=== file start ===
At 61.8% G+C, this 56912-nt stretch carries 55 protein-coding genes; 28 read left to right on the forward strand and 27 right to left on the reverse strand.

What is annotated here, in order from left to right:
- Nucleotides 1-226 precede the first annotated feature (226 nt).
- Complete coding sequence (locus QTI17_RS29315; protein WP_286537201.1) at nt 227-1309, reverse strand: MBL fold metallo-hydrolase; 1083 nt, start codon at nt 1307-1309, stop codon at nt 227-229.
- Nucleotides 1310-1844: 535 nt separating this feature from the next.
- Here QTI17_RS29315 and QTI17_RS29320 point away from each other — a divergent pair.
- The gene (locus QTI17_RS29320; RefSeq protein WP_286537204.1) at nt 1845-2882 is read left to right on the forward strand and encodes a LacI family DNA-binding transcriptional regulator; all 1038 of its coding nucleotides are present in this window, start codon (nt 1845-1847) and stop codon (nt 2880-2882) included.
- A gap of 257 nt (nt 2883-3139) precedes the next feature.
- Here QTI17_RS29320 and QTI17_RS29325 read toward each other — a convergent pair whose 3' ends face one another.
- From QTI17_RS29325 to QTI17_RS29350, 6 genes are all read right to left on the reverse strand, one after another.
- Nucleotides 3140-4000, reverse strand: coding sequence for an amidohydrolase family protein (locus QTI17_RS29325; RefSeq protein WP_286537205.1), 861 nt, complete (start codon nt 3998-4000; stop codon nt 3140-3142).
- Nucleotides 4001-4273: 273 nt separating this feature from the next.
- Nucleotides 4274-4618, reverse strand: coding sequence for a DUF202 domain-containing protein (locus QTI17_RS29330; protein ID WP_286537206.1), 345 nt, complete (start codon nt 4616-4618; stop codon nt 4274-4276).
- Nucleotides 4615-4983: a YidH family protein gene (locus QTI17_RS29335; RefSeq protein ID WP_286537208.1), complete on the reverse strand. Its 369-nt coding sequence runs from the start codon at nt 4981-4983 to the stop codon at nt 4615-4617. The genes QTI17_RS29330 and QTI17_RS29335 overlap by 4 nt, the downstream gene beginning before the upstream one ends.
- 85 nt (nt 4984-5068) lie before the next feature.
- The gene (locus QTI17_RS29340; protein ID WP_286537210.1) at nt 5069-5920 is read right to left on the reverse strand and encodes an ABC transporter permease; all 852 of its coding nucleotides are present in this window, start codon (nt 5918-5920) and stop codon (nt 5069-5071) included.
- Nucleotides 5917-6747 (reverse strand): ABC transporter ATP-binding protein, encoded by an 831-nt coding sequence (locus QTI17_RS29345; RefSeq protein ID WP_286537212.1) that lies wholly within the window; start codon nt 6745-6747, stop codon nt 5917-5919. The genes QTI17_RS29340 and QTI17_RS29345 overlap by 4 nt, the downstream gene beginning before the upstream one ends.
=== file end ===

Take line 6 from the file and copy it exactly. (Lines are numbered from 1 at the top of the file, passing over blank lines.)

- Here QTI17_RS29315 and QTI17_RS29320 point away from each other — a divergent pair.